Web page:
The Forgotten Rationale for Policy Reform: The Productivity of Investment Projects

44 Pages Posted: 20 Apr 2016

See all articles by Jonathan Isham

Jonathan Isham

Middlebury College - Department of Economics

Daniel Kaufmann

Natural Resource Governance Institute (NRGI); The Brookings Institution

Date Written: November 1995

Abstract

Using economic rates of return from more than 1,200 public and private sector projects implemented in 61 developing countries, the authors analyze determinants of investment productivity. Results from Tobit estimation demonstrate that the degree of countrywide policy distortions - macroeconomic, exchange rate, trade and pricing - critically affects the productivity of investments. Countries with undistorted policies are likely to be unproductive investments. In countries with distorted policies, investments are likely to be unproductive. And within a country, investments become more productive when economic policymaking improves. The productivity of projects in the tradable sectors are also affected (in a nonlinear fashion) by the size of a country's public investment program. The authors discuss possible selection biases in this data set, present tests of robustness, and highlight policy implications. In particular, donor financing for improvements in the policy climate is likely to pay off. A powerful rationale for supporting structual reform is that it raises the productivity of both public and private investments.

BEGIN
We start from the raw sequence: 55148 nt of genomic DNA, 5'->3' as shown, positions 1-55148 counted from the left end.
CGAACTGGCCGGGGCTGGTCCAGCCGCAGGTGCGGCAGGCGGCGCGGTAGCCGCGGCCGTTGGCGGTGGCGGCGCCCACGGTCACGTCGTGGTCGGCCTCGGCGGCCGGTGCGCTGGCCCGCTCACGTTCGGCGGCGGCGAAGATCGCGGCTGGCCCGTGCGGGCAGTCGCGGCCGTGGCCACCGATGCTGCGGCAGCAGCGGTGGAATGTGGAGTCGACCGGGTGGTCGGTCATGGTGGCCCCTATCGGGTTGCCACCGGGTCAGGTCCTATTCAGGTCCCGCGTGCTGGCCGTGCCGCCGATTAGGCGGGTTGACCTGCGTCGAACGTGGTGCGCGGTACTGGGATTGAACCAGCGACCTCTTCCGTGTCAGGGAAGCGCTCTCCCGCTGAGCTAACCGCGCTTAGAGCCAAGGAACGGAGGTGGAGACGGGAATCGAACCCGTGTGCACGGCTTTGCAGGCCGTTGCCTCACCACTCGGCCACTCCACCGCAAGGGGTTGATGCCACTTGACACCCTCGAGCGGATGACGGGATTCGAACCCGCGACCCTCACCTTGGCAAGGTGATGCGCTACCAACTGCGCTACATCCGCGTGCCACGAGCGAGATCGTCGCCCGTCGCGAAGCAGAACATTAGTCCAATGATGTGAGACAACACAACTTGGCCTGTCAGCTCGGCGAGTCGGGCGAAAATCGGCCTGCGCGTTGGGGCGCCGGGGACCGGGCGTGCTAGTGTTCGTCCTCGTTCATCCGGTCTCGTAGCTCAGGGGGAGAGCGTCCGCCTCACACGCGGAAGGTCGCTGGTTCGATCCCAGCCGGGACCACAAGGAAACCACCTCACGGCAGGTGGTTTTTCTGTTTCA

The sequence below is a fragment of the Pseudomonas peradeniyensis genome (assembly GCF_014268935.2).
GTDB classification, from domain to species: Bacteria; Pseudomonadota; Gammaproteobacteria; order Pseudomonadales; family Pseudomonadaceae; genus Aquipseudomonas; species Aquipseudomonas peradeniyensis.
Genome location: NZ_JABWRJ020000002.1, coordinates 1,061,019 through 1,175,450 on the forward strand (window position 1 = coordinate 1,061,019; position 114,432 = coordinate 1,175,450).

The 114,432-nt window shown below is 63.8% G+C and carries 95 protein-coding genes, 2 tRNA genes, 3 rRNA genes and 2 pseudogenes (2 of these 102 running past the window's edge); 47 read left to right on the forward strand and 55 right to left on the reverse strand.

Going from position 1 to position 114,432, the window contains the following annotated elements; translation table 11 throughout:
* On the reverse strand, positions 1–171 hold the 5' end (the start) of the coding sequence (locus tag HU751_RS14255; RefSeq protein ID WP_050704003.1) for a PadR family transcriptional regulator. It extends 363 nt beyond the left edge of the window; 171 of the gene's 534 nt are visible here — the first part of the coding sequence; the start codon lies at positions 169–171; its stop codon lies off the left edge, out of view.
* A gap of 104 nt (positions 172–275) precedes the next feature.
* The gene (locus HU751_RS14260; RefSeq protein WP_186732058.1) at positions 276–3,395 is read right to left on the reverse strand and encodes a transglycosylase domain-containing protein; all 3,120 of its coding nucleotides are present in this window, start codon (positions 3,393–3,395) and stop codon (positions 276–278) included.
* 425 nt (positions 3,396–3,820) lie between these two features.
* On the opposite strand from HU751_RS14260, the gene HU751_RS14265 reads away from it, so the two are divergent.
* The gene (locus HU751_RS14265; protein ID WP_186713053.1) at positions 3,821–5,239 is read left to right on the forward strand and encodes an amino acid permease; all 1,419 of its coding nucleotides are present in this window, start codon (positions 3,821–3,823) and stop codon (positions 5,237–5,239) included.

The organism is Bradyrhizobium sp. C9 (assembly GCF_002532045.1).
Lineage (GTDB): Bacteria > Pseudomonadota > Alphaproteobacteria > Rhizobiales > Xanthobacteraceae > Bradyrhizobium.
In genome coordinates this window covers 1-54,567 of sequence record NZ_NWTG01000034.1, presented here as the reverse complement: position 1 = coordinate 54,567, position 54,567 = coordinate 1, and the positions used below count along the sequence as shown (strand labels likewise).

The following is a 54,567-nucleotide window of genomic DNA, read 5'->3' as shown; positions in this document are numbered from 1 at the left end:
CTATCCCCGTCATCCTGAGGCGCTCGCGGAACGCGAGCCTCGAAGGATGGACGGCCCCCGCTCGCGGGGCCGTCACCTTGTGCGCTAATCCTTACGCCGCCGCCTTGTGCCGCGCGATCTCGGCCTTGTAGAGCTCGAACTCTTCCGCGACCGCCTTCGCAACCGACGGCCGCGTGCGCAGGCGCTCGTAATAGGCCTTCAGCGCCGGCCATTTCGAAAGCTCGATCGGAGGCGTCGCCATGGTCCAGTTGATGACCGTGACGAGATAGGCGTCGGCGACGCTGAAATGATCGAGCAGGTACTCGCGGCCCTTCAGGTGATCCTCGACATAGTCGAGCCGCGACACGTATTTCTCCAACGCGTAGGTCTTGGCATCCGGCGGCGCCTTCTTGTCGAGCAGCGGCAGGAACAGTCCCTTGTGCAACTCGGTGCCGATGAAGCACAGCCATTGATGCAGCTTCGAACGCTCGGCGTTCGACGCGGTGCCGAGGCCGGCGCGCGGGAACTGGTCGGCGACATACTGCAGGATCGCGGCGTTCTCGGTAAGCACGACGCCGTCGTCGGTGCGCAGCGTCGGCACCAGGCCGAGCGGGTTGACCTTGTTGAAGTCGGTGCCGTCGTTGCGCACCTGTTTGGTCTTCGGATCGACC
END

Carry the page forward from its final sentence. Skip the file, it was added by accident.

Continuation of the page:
Suggested Citation

Isham, Jonathan and Kaufmann, Daniel, The Forgotten Rationale for Policy Reform: The Productivity of Investment Projects (November 1995). World Bank Policy Research Working Paper No. 1549. Available at SSRN: https://ssrn.com/abstract=636138

Jonathan Isham (Contact Author)

Middlebury College - Department of Economics ( email )

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Daniel Kaufmann

Natural Resource Governance Institute (NRGI) ( email )

80 Broad Street
New York, NY 10004
United States

HOME PAGE: http://www.resourcegovernance.org

The Brookings Institution ( email )

1775 Massachusetts Avenue, NW
Washington, DC 20036
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HOME PAGE: http://www.brookings.edu/experts/kaufmannd

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